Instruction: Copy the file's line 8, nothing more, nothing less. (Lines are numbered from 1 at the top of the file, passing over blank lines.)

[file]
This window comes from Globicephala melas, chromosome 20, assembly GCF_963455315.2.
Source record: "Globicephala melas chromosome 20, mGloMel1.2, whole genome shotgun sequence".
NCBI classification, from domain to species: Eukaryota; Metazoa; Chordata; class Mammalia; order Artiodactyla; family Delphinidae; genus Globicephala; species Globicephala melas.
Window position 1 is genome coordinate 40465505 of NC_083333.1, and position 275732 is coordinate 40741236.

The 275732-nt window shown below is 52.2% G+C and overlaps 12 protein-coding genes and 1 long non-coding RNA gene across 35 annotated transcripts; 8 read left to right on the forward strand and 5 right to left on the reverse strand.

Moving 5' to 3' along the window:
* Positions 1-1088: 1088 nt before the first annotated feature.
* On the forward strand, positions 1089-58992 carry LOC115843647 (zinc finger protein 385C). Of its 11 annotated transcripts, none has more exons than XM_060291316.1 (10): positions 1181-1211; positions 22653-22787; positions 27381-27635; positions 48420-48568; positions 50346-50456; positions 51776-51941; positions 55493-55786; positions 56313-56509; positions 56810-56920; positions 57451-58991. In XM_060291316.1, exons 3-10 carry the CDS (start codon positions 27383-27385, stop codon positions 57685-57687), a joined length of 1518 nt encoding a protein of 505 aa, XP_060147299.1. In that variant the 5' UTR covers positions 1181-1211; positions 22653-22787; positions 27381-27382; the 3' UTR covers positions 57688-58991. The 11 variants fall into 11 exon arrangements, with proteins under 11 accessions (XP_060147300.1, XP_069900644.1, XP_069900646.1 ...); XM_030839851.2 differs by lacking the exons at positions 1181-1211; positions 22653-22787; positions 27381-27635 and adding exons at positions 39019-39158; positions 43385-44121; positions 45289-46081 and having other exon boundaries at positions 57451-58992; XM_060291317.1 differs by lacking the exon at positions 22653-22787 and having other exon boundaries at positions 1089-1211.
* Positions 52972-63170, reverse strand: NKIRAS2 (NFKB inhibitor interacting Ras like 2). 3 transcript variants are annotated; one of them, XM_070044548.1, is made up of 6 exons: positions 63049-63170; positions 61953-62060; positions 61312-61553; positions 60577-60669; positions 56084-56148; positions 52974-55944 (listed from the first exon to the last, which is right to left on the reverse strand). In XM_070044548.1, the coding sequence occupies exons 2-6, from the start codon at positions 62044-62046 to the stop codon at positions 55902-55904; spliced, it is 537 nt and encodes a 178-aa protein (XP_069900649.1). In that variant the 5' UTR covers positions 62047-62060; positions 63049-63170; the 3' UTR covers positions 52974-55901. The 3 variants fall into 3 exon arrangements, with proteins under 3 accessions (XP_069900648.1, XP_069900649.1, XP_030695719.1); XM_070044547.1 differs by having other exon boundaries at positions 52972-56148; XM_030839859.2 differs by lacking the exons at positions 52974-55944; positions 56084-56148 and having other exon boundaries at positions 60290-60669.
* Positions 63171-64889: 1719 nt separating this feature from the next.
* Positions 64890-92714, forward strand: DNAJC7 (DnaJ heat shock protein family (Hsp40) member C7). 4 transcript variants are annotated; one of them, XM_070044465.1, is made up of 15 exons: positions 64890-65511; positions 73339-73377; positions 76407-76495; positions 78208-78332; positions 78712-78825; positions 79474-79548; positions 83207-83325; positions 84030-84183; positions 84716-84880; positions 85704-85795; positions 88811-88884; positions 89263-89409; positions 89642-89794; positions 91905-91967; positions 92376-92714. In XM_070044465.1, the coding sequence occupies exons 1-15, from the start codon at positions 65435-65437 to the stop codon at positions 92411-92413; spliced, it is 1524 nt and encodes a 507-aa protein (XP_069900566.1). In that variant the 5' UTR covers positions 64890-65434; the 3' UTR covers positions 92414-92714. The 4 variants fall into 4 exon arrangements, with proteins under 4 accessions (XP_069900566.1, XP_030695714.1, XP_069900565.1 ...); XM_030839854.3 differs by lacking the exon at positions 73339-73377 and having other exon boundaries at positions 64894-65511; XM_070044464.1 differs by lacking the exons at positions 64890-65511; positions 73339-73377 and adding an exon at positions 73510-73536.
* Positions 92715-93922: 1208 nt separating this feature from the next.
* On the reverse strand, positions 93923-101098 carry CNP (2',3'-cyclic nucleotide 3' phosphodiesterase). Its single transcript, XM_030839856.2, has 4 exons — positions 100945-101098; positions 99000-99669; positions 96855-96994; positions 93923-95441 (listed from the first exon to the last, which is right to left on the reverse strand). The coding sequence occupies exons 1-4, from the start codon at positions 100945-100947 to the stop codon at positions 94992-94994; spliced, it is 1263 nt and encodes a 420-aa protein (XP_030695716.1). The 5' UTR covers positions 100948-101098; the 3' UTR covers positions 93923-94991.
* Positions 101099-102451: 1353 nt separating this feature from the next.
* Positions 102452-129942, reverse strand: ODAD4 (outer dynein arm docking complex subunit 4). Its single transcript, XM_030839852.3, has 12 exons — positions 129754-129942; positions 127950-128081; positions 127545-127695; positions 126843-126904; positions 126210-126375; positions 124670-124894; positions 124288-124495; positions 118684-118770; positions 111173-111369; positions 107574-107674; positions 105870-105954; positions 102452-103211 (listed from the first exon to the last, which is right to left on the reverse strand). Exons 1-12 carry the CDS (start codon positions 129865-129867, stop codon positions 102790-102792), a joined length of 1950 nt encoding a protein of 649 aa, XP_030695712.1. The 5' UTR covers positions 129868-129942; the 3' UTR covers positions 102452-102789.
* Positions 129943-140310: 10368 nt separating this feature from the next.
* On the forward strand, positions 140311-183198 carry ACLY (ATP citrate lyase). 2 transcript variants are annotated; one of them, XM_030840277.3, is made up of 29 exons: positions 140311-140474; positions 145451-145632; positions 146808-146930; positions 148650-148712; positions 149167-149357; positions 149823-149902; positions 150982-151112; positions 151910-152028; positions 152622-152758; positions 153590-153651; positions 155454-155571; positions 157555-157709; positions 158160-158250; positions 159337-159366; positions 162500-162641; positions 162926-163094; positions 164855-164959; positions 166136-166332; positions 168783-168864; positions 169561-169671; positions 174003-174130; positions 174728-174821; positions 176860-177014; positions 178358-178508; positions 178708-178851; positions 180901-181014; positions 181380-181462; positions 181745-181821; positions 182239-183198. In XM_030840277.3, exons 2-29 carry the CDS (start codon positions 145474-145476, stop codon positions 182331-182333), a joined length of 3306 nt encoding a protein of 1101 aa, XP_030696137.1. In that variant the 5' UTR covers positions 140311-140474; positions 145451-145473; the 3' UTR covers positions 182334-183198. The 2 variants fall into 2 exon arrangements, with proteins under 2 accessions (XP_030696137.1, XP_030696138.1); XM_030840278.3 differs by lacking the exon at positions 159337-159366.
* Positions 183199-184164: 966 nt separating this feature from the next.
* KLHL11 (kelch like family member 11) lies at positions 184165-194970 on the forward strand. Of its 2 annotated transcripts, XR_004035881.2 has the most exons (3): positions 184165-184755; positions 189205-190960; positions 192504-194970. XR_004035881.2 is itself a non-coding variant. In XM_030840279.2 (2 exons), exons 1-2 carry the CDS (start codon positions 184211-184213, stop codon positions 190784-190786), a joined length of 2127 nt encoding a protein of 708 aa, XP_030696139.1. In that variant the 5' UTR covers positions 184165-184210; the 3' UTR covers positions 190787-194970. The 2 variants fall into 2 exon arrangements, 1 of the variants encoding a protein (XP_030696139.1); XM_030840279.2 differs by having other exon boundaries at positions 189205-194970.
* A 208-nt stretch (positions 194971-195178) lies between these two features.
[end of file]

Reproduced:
* On the forward strand, positions 1089-58992 carry LOC115843647 (zinc finger protein 385C). Of its 11 annotated transcripts, none has more exons than XM_060291316.1 (10): positions 1181-1211; positions 22653-22787; positions 27381-27635; positions 48420-48568; positions 50346-50456; positions 51776-51941; positions 55493-55786; positions 56313-56509; positions 56810-56920; positions 57451-58991. In XM_060291316.1, exons 3-10 carry the CDS (start codon positions 27383-27385, stop codon positions 57685-57687), a joined length of 1518 nt encoding a protein of 505 aa, XP_060147299.1. In that variant the 5' UTR covers positions 1181-1211; positions 22653-22787; positions 27381-27382; the 3' UTR covers positions 57688-58991. The 11 variants fall into 11 exon arrangements, with proteins under 11 accessions (XP_060147300.1, XP_069900644.1, XP_069900646.1 ...); XM_030839851.2 differs by lacking the exons at positions 1181-1211; positions 22653-22787; positions 27381-27635 and adding exons at positions 39019-39158; positions 43385-44121; positions 45289-46081 and having other exon boundaries at positions 57451-58992; XM_060291317.1 differs by lacking the exon at positions 22653-22787 and having other exon boundaries at positions 1089-1211.